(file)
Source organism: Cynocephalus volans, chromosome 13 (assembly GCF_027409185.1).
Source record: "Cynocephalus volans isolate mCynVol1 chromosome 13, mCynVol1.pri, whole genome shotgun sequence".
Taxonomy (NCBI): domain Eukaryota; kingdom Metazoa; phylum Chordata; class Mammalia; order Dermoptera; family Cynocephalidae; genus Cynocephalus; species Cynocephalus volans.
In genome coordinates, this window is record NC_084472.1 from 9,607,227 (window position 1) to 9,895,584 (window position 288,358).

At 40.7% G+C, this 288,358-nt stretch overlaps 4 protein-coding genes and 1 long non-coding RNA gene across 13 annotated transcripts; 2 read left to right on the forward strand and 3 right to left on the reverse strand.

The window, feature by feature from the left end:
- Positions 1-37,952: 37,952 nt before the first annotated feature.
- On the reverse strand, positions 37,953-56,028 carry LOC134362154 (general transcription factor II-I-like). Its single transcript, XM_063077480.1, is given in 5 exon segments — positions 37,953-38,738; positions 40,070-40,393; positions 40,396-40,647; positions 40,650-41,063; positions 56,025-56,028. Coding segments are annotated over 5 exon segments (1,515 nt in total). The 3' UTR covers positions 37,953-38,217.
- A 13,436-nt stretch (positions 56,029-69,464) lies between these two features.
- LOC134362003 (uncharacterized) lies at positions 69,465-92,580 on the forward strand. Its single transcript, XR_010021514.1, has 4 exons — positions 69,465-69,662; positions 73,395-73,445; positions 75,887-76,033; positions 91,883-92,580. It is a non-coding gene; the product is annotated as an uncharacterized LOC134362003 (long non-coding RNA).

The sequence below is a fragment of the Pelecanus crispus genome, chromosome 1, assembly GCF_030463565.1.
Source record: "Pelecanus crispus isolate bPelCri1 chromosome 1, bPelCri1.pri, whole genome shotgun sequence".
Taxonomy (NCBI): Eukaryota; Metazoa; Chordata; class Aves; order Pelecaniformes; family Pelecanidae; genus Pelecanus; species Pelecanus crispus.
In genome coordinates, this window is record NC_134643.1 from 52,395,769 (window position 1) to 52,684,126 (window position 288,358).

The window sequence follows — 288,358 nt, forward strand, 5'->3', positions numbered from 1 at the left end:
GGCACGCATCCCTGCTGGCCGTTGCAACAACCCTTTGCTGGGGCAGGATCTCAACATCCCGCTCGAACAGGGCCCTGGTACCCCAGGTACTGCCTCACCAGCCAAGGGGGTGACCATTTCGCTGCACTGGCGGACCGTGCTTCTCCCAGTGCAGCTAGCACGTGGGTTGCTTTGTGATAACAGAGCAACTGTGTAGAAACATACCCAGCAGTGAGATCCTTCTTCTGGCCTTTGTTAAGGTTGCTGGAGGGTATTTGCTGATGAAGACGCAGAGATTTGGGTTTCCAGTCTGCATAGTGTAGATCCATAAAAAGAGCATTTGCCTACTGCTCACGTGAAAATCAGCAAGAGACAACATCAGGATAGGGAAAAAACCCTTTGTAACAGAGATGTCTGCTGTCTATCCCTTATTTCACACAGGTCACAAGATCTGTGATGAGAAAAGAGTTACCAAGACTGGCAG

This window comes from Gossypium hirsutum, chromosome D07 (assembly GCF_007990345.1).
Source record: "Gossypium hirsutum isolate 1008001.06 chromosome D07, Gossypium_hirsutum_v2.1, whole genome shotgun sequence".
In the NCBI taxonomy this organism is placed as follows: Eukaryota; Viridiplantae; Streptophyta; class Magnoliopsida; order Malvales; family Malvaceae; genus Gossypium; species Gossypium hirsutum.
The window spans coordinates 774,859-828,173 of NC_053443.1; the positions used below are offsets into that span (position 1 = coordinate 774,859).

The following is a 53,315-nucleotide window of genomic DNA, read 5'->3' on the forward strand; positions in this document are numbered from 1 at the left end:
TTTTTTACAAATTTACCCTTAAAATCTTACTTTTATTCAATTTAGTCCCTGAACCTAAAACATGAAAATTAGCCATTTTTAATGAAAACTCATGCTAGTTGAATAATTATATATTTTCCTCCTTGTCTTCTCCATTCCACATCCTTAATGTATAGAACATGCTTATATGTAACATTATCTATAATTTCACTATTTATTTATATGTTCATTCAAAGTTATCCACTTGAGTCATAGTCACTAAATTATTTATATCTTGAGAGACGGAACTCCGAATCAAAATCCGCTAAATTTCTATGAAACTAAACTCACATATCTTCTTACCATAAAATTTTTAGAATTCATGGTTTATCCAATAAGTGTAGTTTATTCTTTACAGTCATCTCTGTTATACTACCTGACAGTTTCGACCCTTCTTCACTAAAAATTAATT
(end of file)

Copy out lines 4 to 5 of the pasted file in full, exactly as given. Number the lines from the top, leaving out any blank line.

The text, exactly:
In genome coordinates, this window is record NC_084472.1 from 9,607,227 (window position 1) to 9,895,584 (window position 288,358).

At 40.7% G+C, this 288,358-nt stretch overlaps 4 protein-coding genes and 1 long non-coding RNA gene across 13 annotated transcripts; 2 read left to right on the forward strand and 3 right to left on the reverse strand.